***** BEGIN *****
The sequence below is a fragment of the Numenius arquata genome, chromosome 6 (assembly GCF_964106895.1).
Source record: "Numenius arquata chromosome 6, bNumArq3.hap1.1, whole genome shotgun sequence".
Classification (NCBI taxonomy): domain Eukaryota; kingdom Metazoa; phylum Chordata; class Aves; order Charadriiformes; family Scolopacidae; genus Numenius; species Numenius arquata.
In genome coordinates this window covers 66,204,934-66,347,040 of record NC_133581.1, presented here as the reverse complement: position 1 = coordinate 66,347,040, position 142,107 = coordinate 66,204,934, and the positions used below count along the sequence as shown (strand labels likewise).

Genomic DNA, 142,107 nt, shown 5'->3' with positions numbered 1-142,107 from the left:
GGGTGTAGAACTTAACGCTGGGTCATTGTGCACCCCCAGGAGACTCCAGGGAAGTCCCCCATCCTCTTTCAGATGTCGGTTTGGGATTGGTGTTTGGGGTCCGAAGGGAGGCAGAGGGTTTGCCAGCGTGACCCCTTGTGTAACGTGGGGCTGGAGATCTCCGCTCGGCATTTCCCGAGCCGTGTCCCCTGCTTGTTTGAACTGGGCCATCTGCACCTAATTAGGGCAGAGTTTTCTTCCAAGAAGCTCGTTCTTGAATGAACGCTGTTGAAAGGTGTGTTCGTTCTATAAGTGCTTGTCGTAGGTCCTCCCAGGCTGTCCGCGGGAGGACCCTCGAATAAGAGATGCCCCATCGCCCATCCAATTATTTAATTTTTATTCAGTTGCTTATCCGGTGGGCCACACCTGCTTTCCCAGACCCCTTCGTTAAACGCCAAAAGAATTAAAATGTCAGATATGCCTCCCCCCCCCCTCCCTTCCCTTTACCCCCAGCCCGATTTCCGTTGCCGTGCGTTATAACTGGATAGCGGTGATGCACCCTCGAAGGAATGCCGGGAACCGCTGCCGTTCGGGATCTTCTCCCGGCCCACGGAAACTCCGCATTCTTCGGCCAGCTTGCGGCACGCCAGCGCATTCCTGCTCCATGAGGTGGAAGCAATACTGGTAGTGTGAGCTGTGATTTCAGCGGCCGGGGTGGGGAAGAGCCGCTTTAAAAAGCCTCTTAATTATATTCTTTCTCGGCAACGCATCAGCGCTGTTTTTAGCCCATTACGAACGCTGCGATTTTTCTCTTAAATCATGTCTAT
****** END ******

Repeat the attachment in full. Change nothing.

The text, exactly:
The sequence below is a fragment of the Numenius arquata genome, chromosome 6 (assembly GCF_964106895.1).
Source record: "Numenius arquata chromosome 6, bNumArq3.hap1.1, whole genome shotgun sequence".
Classification (NCBI taxonomy): domain Eukaryota; kingdom Metazoa; phylum Chordata; class Aves; order Charadriiformes; family Scolopacidae; genus Numenius; species Numenius arquata.
In genome coordinates this window covers 66,204,934-66,347,040 of record NC_133581.1, presented here as the reverse complement: position 1 = coordinate 66,347,040, position 142,107 = coordinate 66,204,934, and the positions used below count along the sequence as shown (strand labels likewise).

Genomic DNA, 142,107 nt, shown 5'->3' with positions numbered 1-142,107 from the left:
GGGTGTAGAACTTAACGCTGGGTCATTGTGCACCCCCAGGAGACTCCAGGGAAGTCCCCCATCCTCTTTCAGATGTCGGTTTGGGATTGGTGTTTGGGGTCCGAAGGGAGGCAGAGGGTTTGCCAGCGTGACCCCTTGTGTAACGTGGGGCTGGAGATCTCCGCTCGGCATTTCCCGAGCCGTGTCCCCTGCTTGTTTGAACTGGGCCATCTGCACCTAATTAGGGCAGAGTTTTCTTCCAAGAAGCTCGTTCTTGAATGAACGCTGTTGAAAGGTGTGTTCGTTCTATAAGTGCTTGTCGTAGGTCCTCCCAGGCTGTCCGCGGGAGGACCCTCGAATAAGAGATGCCCCATCGCCCATCCAATTATTTAATTTTTATTCAGTTGCTTATCCGGTGGGCCACACCTGCTTTCCCAGACCCCTTCGTTAAACGCCAAAAGAATTAAAATGTCAGATATGCCTCCCCCCCCCCTCCCTTCCCTTTACCCCCAGCCCGATTTCCGTTGCCGTGCGTTATAACTGGATAGCGGTGATGCACCCTCGAAGGAATGCCGGGAACCGCTGCCGTTCGGGATCTTCTCCCGGCCCACGGAAACTCCGCATTCTTCGGCCAGCTTGCGGCACGCCAGCGCATTCCTGCTCCATGAGGTGGAAGCAATACTGGTAGTGTGAGCTGTGATTTCAGCGGCCGGGGTGGGGAAGAGCCGCTTTAAAAAGCCTCTTAATTATATTCTTTCTCGGCAACGCATCAGCGCTGTTTTTAGCCCATTACGAACGCTGCGATTTTTCTCTTAAATCATGTCTAT